Structured Wiring Distribution Panels

Category: Hardware & Appliances

After a lot of research, I've settled on a distribution panel for our multimedia structured wiring system.

Our Review

Structured wiring distrubution panels are to household multimedia what electrical boxes are to lighting and power: it's the point at which everything enters the house and then makes its way to where it gets used. The difference is that electrical panels distribute electricity while structured wiring distribution panels distribute information like music, television, telephone, and the Internet throughout your home. What they have in common is a focus on organizing the distribution of their respective content throughout a home in a rational way.

But given these similarities, there is one major difference--while it rarely matters what brand of electrical box you buy, the distribution panel you purchase has major implications for future capabilities and costs. To use another analogy, making this choice is a lot like choosing a disposable razor system--when you buy the handle (or "panel") your basically buying that company's razors (or in this case "modules") for the life of the product, too. Because of this, I did as much research as I could before buying.

When I started looking, I found out there are plenty of manufacturers out there. In fact, it's overwhelming. Major brands include:

- OnQ
- FutureSmart (by Honeywell)
- Leviton
- Channel Vision
- Open House
- Pass & Seymour Legrand

All of these systems offer a standard box and then a variety of "modules" that plug in to support various custom configurations. Major modules include an Internet router, satelite/cable distribution, and phoneline distribution. Some systems also address such specialized features as home security or whole house audio. This lets homeowners or builders create a system specific to the needs of a particular home. Therefore, there are a lot of options that require legwork to compare.

Evaluating our own needs came down to three criteria:

1) usability,
2) expansion capabilities, and
3) cost.

Structured wiring can be very confusing, so good usability serves the purpose of easing anxiety of the installation as well as making future maintance and changes easier. In this sense all structured wiring panels offer value over the chaos they are designed to fight. That said, FutureSmart's QuickNetwork system seemed most promising to me. Its design runs all outgoing cable up out of the box from a continuous series of panels that run along both sides (view image). The surface of each module also provides space for special instructions or labels on front. Most others manufactures offer more flexibility, but that can be their undoing if that flexibility offers a tangle of modules and cables strung throughout the box.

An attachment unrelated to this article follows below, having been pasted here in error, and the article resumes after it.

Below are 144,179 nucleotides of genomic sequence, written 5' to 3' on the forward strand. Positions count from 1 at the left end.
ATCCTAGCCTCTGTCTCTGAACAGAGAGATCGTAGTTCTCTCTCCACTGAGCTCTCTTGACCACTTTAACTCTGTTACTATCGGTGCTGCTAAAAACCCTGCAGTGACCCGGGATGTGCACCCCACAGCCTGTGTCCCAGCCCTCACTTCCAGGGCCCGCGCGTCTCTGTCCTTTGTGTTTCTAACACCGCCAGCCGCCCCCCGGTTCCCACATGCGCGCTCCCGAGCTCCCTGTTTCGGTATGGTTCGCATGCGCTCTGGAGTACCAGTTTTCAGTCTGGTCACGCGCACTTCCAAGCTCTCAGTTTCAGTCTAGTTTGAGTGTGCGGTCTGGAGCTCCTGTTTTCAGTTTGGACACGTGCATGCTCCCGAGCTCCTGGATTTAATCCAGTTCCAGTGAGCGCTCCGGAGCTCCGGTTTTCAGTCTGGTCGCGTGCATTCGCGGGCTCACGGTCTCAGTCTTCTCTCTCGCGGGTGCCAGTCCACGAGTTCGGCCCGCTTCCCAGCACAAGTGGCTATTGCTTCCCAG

As for capabilities and expansion, our planned design must support 8 locations around the house with a possibility for 12 over the long term. Our data needs it will require an Internet gateway and router for computers, a video amplifier and distribution panel for video, and a telephone distribution panel with support for two lines. (I'm also running fiber optical cable to future-proof my system, but I don't have a practical use for that now.) Here all the major manufactures passed in general by offering modules for each of these uses. However, Leviton stood out for offering higher capacity modules (i.e., more rooms) that were still at a reasonable costs. (Note: I'll cover how I identified the right the modules in a future post.)

Finally, cost was a major differentiator among our options. Some of these systems (like the FutureSmart system) are clearly aimed at the high end of the marketplace...those Bill Gates-inspired homes you see on Lifestyles of the Rich and Fameous. Other manufacturers (like Leviton and Pass & Seymour) aim at the average consumer. I initially did my cost comparisons online but in the end I was surprised to find that my local big box retailer beat them all on cost. I'd suggest shopping around, though, as I found a huge range and prices can always change.

After plenty of research, I've decided we're going to use Leviton's Structured Media Center. It supports the full range of modules, seems well designed and is relatively inexpensive. It also benefits from being one of two products distributed by a major retailer--as of this writing Best Buy carries Leviton while Lowe's carries Pass & Seymour Legrand.

Leviton's panels come in four varieties for different sized systems and homes:

  • Structured Media Center 140 (14" high)
  • Structured Media Center 280 (28" high)
  • Structured Media Center 420 (42" high)
  • Media Versatile Panel (24" high, plywood backing, pictured above)

For our situation I picked out the 280, which is the largest size our local Home Depot carried. Leviton says it is for homes up to 2,000 sq/ft but I think it is better to judge your needs on a solid plan on how many access points you'll want around the house.

So, my next step will be to prepare for and conduct the installation. More on that when the time arrives...!

P.S. During my research, I became really confused about the various computer networking options. If it is confusing to you as well, here is a good description of the difference between a hub, switch and router.

Looking for More?

House in Progress Search for more on 'structured wiring' on this site.
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Comments

I'm going to be embarking on a structured wiring project in my 1909 home soon*, so it will be interesting to see how things go for you guys. One thing I've learned is that there are many products out there today for running video, audio, etc. over Cat 5e cables, so run extra Cat 5e if you can because the number of uses for it is increasing all the time.

*Soon in remodeling fantasy land, of course. Next six months or so.

 

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